Feburary 2009


London-based magazine journalist Katy Regan used her experience of having a baby with her male best friend as the basis for her debut novel One Thing Led to Another.

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  1. What is it about Tess that will appeal to readers?

    She's a fun, fly-by-the-seat of her pants kind of a girl who discovers her blagging it days are over when she finds herself up the duff by her best mate! I think getting caught out, just when you thought everything in your life was going smoothly, is a scenario so many girls can relate to - even if it's not an actual pregnancy that catches you out. She's also easily led, laid-back and very funny - even if she doesn't always mean to be - I didn't want to make her the cliched neuroses-filled protagonist.

  2. How much was fact and which parts were fiction?

    The premise was fact - I did indeed get accidentally pregnant by my best friend! Obviously the emotional roller coaster she goes through mirrors my own, but the actual plot and characters are totally fictional.

  3. Was there a Laurence in your life?

    No - thankfully I didn't have a flaky, spineless man in my life. However, I did once have a boyfriend I fancied the pants off and loved intensely, just like she loved Laurence. He was also tall and dark, although he didn't have bohemian French parents and a secret fiancee (at least I don't think he did.)

  4. Where do you stand on the When Harry Met Sally question about whether men and women can be just platonic friends?

    I think it does exist but it's very rare. Like Tess says in the book, If you get on with someone and like them enough to be your mate, if they're the opposite sex it's only a matter of time before you're 'experimenting'! I do not have one single male friend - and I have lots of them - with whom there's never been any sort of shenanigans, even if it's only been voiced and not acted upon.

  5. What advice would you give to a woman facing a similar situation?

    Even though it may seem like your life has just been turned upside down, look on the bright side, there are many positives about the situation. For starters, having a baby with someone you like and respect is more than some people have (indeed being able to get pregnant at all is more than some people have) and your child will never have to go through their parents divorcing since you were not together in the first place. You will not have to worry about your blissful love nest disintegrating when the sleepless nights set in however, be aware that your friendship as you know it will never be the same again! There will need to be lots of compromise and negotiation if it's to get stronger and survive.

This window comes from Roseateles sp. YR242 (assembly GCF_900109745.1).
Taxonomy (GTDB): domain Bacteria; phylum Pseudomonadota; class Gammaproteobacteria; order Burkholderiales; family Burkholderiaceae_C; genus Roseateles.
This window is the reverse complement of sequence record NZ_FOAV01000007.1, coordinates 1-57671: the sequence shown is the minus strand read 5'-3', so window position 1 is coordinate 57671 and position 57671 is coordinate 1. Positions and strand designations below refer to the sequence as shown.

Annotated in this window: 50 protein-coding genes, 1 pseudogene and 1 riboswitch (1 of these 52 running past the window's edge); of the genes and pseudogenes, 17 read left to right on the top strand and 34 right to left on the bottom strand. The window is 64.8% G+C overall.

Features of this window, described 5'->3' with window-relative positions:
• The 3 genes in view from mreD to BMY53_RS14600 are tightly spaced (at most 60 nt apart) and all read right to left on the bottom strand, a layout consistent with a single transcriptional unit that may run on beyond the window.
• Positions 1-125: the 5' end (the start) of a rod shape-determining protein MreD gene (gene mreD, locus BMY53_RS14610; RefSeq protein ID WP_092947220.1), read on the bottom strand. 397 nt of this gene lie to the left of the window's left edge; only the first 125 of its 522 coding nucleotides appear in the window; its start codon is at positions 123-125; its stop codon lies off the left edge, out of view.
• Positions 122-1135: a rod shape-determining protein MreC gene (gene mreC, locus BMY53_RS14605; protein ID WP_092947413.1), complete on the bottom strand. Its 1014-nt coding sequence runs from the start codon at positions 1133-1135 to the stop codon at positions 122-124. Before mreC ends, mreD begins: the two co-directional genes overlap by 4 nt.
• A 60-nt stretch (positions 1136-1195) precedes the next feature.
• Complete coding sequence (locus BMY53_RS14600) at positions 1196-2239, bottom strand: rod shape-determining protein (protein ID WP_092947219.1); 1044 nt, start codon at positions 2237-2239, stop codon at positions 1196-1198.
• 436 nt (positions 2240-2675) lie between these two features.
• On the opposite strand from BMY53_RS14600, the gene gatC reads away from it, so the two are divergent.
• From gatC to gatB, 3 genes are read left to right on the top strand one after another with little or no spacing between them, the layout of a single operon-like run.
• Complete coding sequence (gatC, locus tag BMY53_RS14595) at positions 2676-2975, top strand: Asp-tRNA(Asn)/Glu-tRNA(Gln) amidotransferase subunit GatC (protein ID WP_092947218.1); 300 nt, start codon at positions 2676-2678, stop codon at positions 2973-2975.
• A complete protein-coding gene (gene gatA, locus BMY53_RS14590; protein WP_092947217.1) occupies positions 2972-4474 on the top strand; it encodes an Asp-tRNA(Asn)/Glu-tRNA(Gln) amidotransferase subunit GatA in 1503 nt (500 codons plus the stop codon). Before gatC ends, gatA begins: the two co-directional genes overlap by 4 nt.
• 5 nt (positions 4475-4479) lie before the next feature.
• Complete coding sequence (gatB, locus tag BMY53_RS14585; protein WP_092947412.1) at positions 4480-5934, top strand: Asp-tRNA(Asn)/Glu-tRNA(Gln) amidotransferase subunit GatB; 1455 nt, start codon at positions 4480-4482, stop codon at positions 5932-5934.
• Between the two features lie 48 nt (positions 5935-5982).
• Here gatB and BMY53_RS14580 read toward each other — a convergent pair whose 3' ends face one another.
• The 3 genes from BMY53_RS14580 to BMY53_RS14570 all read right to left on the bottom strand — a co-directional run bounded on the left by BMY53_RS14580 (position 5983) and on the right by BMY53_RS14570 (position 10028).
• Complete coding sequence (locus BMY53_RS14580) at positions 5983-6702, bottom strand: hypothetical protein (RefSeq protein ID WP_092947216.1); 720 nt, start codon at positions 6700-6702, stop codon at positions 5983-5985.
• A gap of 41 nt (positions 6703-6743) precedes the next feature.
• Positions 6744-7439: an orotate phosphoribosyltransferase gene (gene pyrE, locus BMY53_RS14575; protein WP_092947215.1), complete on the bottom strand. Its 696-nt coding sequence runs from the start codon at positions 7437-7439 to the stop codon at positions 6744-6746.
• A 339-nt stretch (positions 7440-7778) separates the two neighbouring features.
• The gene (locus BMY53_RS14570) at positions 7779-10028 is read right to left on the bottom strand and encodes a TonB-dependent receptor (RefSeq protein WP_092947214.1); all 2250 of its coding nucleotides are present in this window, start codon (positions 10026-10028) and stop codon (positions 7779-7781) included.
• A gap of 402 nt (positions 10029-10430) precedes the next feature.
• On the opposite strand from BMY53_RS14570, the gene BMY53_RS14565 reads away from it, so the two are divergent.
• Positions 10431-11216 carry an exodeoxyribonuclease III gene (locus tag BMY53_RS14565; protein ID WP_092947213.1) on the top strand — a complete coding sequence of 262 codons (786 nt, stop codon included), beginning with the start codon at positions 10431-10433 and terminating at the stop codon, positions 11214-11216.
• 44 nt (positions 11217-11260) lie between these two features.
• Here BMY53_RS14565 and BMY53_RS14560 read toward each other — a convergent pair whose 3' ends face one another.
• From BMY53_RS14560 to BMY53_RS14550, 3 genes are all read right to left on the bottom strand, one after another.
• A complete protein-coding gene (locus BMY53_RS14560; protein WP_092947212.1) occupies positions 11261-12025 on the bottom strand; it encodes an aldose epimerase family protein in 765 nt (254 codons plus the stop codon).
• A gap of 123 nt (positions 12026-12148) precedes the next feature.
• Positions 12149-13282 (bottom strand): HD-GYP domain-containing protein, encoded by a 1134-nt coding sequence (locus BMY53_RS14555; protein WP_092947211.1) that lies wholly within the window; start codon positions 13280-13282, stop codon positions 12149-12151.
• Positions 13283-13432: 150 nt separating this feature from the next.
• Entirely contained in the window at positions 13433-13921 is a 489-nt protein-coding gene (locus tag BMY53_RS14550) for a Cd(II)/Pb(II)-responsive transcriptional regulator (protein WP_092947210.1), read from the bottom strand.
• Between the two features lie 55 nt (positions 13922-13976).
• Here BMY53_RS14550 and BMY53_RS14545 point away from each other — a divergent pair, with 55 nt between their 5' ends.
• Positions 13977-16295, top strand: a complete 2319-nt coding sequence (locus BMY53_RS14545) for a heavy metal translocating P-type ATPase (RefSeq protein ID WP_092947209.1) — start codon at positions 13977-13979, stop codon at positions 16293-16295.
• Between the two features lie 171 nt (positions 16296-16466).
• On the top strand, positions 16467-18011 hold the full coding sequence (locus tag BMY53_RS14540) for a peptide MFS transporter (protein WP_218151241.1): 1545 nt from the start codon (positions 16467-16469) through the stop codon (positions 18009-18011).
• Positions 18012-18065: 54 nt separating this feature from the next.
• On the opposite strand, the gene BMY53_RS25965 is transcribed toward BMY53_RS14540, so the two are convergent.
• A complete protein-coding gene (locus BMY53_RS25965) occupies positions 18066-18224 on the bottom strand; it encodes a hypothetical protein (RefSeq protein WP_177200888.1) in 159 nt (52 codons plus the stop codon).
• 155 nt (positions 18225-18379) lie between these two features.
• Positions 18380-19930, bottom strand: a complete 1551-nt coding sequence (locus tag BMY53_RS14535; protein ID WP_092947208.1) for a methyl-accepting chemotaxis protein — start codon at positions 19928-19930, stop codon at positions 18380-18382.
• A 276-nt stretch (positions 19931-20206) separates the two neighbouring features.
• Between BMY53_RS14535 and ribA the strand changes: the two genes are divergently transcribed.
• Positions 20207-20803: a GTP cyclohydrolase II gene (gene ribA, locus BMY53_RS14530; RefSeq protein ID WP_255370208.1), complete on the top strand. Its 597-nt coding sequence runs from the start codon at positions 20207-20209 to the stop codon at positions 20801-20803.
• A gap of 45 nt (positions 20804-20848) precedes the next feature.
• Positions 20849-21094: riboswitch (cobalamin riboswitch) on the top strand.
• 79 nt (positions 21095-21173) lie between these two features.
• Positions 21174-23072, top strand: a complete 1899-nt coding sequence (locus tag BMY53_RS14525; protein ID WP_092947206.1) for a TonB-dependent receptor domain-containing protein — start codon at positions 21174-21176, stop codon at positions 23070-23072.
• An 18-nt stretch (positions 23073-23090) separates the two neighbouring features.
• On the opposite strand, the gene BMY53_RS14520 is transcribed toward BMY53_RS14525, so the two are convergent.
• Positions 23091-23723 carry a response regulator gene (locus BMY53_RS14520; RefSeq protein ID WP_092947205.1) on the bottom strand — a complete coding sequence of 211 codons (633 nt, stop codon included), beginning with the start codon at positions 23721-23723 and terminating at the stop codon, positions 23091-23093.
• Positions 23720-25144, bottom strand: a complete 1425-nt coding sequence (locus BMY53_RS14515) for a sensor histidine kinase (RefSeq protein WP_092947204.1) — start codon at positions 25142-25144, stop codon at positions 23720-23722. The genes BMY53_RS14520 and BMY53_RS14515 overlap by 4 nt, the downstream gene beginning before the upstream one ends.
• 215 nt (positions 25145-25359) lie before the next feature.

6. So do you have another interesting real life experience that you can put into a book?

    Erm...a week spent on nudist camp?! (in the name of investigative journalism I should add!) My claim to fame is also that I went to college with Victoria Beckham so . . . you never know!

  7. What can you tell us about your second novel?

    It's told in three different voices, is set partly in the north of England and in London and explores how what background we come from affects our relationships.

  8. How important is humour to your writing?

    I don't think I am capable of writing something really serious - so, very! Writing with humour makes it much more fun and after all, humour and laughter is something that bonds us, so I think it brings a sense of intimacy to a book.

  9. Was it difficult as a mother finding time to write One Thing Led to Another?

    Extremely. Fergus, my son, learned the words to The Lion King off by heart by the time he was two and a half because I would often be having to make the finishing touches to this and that chapter as he watched a DVD (oh dear bad mother!) Thankfully, his father and mine's modern set-up meant that he spent three nights sleeping at his dad's (we lived across the road from each other!) so on the mornings he was there I would get up at 6am to write before work and then again in the evening. I was constantly begging for childcare but his dad was fantastically supportive.

  10. How did you break into the magazine industry?

    I cut my teeth on local and regional newspapers but had always wanted to work on magazines and was a ferocious magazine reader. I don't think I went about it a very conventional way: because I couldn't afford to do free work experience, I just blagged it, pitching story ideas to the likes of Cosmo and Company magazine until they finally got sick of me and gave me a chance. When I got that chance, I made damn sure I didn't muck it up and so other opportunities came my way and finally I got my first staff writer's job on 19 magazine when I was 25. I went to Marie Claire two years later and stayed there, going from features writer to commissioning editor for five years.

  11. What's the craziest assignment you've had?

    The nudist camp for sure! It wasn't just a nudist beach, it was a whole naked town with naked shopping mall, bank and restaurants. It took me about a day to have the guts to take off my sarong and then it was all I could do to put my clothes back on at the end of the week. The photographer I went with turned out to be the father of my child, so we obviously felt comfortable with each other back then! I have also been a footballer's wife for a week in the name of journalism and dressed up as a man.

  12. Who are your favourite authors?

    On the chick-lit side, Lisa Jewell - she's just genius at characterisation and has such an original voice. I also love Sarah May for her utterly hilarious social comedies which are amazingly well observed. On the non chick-lit side, I love David Mitchell for his fantastically creative descriptive abilities and Hanif Kureishi for his dark wit and the sense of the unexpected in his stories.

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